July 11, 2019
Salk team’s finding will advance initiative to reduce atmospheric
carbon through plants
Salk team’s finding will advance initiative to reduce atmospheric carbon through plants
LA JOLLA—Hidden underground networks of plant roots snake through the earth foraging for nutrients and water, similar to a worm searching for food. Yet, the genetic and molecular mechanisms that govern which parts of the soil roots explore remain largely unknown. Now, Salk Institute researchers have discovered a gene that determines whether roots grow deep or shallow in the soil.
In addition, the findings, published in Cell on July 11, 2019, will also allow researchers to develop plants that can help combat climate change as part of Salk’s Harnessing Plants Initiative. The initiative aims to grow plants with more robust and deeper roots that can store increased amounts of carbon underground for longer to reduce CO2 in the atmosphere. The Salk initiative will receive more than $35 million from over 10 individuals and organizations through The Audacious Project to further this effort.
“We are incredibly excited about this first discovery on the road to realizing the goals of the Harnessing Plants Initiative,” says Associate Professor Wolfgang Busch, senior author on the paper and a member of Salk’s Plant Molecular and Cellular Biology Laboratory as well as its Integrative Biology Laboratory. “Reducing atmospheric CO2 levels is one of the great challenges of our time, and it is personally very meaningful to me to be working toward a solution.”
In the new work, the researchers used the model plant thale cress (Arabidopsis thaliana) to identify genes and their variants that regulate the way auxin, a hormone that is a key factor in controlling the root system architecture, works. Though auxin was known to influence almost all aspects of plant growth, it was not known which factors determined how it specifically affects root system architecture.
“In order to better view the root growth, I developed and optimized a novel method for studying plant root systems in soil,” says first author Takehiko Ogura, a postdoctoral fellow in the Busch lab. “The roots of A. thaliana are incredibly small so they are not easily visible, but by slicing the plant in half we could better observe and measure the root distributions in the soil.”
The team found that one gene, called EXOCYST70A3, directly regulates root system architecture by controlling the auxin pathway without disrupting other pathways. EXOCYST70A3 does this by affecting the distribution of PIN4, a protein known to influence auxin transport. When the researchers altered the EXOCYST70A3 gene, they found that the orientation of the root system shifted and more roots grew deeper into the soil.
“Biological systems are incredibly complex, so it can be difficult to connect plants’ molecular mechanisms to an environmental response,” says Ogura. “By linking how this gene influences root behavior, we have revealed an important step in how plants adapt to changing environments through the auxin pathway.”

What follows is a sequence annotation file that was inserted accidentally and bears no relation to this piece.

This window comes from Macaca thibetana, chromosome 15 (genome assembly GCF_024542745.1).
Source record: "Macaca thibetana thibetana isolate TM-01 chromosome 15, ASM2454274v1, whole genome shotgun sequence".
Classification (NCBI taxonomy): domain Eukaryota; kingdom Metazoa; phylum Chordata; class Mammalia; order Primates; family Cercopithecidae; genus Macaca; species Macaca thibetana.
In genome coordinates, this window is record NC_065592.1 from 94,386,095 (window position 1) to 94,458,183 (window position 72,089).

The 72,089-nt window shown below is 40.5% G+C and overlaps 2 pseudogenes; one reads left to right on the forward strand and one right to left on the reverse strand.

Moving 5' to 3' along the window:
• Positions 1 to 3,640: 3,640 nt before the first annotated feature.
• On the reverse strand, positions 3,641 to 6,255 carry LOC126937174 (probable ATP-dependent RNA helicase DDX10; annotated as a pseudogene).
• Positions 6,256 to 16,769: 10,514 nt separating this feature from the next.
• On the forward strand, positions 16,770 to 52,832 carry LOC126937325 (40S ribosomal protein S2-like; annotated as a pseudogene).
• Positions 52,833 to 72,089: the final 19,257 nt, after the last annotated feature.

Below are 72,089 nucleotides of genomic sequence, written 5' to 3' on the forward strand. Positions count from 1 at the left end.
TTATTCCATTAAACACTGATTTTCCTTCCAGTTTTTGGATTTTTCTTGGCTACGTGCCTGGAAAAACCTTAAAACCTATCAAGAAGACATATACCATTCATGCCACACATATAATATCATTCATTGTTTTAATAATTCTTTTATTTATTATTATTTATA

In addition to enabling the team to develop plants that can grow deeper root systems to ultimately store more carbon, this discovery could help scientists understand how plants address seasonal variance in rainfall and how to help plants adapt to changing climates.
“We hope to use this knowledge of the auxin pathway as a way to uncover more components that are related to these genes and their effect on root system architecture,” adds Busch. “This will help us create better, more adaptable crop plants, such as soybean and corn, that farmers can grow to produce more food for a growing world population.”
Other authors included Santosh B. Satbhai of Salk along with Christian Goeschl, Daniele Filiault, Madalina Mirea, Radka Slovak and Bonnie Wolhrab of the Gregor Mendel Institute in Austria.
The work was supported by funds from the Austrian Academy of Sciences through the Gregor Mendel Institute along with a grant from the Austrian Science Fund (FWF I2377-B25) and funds from the Salk Institute for Biological Studies.
About the Harnessing Plants Initiative:
Climate change poses an immediate threat to our future. Rising temperatures from excess carbon dioxide in the atmosphere has led to increasingly extreme and dangerous weather patterns that threaten animals and plants alike. The Salk Institute’s Harnessing Plants Initiative (HPI) is an innovative, scalable and bold approach to fight climate change by optimizing a plant’s natural ability to capture and store carbon and adapt to diverse climate conditions. This approach can help draw down and store more carbon and that—combined with other global efforts—will mitigate the disastrous effects of climate change while providing more food, fuel and fiber for a growing population.
Learn more at salk.edu/harnessingplants
About the Salk Institute for Biological Studies:
Every cure has a starting point. The Salk Institute embodies Jonas Salk’s mission to dare to make dreams into reality. Its internationally renowned and award-winning scientists explore the very foundations of life, seeking new understandings in neuroscience, genetics, immunology, plant biology and more. The Institute is an independent nonprofit organization and architectural landmark: small by choice, intimate by nature and fearless in the face of any challenge. Be it cancer or Alzheimer’s, aging or diabetes, Salk is where cures begin.
Takehiko Ogura, Christian Goeschl, Daniele Filiault, Madalina Mirea, Radka Slovak, Bonnie Wolhrab, Santosh B. Satbhai and Wolfgang Busch